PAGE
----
Among the archives of the New York Film-Maker’s Co-Op, lovingly preserved by Jonas Mekas, there are also a number of short, unfinished works, such as Witch’s Cradle made with Marcel Duchamp in 1943, the touching 1947 home-movie with Sasha Hammid, The Private Life of a Cat, as well as lost and unfinished fragments such as Medusa (1949), Ensemble for Somnambulists (1951), as well as something called “Lascivious Folk Ballet” – apparently the only surviving sequence from a project entitled Ritual & Ordeal, which is notable if only for the fact we get to hear Maya sing, in her smokey, late-night, husky voice, a kind of proto-Blues Rock, whose lyrics run:

“I got stones in my head,

I got pebbles in my bed,

In my head they rattle,

In my head they pound,

Cant ya hear ’em ?

Stones . . .


'Woman of the Month'

In addition, she also released an LP of the wire-recordings she had made during various ceremonials while travelling in Haiti, and of course there were the many, many hours of footage she had recorded during her numerous visits over 18 months – mostly funded by the Guggenheim Foundation. These were eventually edited together from Deren’s extensive notes by her former husband, the composer Teijo Itō and his new wife, Cherel Winett Itō, with considerable financial assistance from Deren’s close friend, the wealthy philanthropist and poet, James Merrill.


NB: A free and legal version of both sides of this album, converted to mp3 form, and with the excerpted liner-notes from the cover, is currently available as part of the excellent U B U W E B : S O U N D online archive here :

Maya's Haitian bed

Maya Deren’s sleeping quarters in Haiti, c.1947-1952

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Arthur Machen, 150th Anniversary

Arthur Machen, portraits

Happy Birthday Arthur Machen

(3 March 1863 – 15 December 1947)


Far Off Things is the first volume of his lyrical, impressionistic memoir and it describes his childhood and youth in the Monmouthshire countryside, and his early years as a struggling writer in London. Beautifully written and full of humour, it evokes the lost world of the Welsh borders in the 19th century, and contrasts it with literary and cultural life in the imperial capital.”

A beautiful new edition has been published to mark the 150th anniversary of his birth. For more details, please see:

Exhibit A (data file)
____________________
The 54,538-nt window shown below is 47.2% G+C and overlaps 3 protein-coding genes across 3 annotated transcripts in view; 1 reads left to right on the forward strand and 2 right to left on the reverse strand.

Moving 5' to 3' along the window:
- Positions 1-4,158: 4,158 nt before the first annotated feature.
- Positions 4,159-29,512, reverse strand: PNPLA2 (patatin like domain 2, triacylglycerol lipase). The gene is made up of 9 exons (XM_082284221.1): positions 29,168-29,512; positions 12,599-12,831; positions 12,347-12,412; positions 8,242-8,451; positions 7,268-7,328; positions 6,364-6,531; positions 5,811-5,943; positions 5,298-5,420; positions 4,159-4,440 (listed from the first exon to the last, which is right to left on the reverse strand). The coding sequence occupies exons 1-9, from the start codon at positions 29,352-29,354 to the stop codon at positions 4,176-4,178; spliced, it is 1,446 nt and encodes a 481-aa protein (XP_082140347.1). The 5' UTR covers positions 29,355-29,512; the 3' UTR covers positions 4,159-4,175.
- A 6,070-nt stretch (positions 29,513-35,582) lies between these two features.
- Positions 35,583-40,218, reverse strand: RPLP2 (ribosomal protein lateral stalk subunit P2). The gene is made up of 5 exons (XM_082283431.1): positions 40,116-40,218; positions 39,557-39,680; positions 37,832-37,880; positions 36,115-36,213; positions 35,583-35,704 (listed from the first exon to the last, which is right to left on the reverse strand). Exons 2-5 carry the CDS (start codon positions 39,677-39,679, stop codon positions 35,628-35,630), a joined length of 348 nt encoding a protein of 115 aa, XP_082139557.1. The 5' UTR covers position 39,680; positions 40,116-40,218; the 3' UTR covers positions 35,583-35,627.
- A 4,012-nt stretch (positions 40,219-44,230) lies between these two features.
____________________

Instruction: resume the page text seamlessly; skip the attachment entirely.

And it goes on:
Arthur Machen - Far Off Things

Please also see the website of the Friends of Arthur Machen:

Machen pilgrimage

Emma Doeve & Matthew Levi Stevens at the birthplace of Arthur Machen in Caerleon, Wales on a suitably wet, grey and atmospheric June (!) day in 2012

For details of a current exhibition celebrating the Life & Work of Arthur Machen, please see:

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The Ghost-Trap


The Ghost-Trap is the definition and the limit of meaning

The Ghost-Trap is the place wherein we haunt ourselves

The Ghost-Trap is remembering to forget

The Ghost-Trap is a container for our fears

The Ghost-Trap is the echoing of unfulfilled Desire

The Ghost-Trap is made up of the very substance of absence

The Ghost-Trap is the incubator of the Babe of the Abyss

The Ghost-Trap is a cancelled index of possibilities

The Ghost-Trap is a Stone Tape being erased, slowly

The Ghost-Trap is the irritation that forms an imperfect black pearl that no-one wants, not at any price…

The Ghost-Trap is the very essence of The Stumbling Block

The Ghost-Trap is the shadow that remains after the heat, the flash, and the blast

The Ghost-Trap is drawing a line, and then erasing it



The Ghost-Trap is the calm at the eye of the Storm

The Ghost-Trap is Beyond Good and Evil

The Ghost-Trap is The Space Between

The Ghost-Trap is never the same twice

The Ghost-Trap is a hole in the soul

The Ghost-Trap is decadent and symmetrical

The Ghost-Trap is how you disappear out between Midnight

The Ghost-Trap is Not True, and must never be Permitted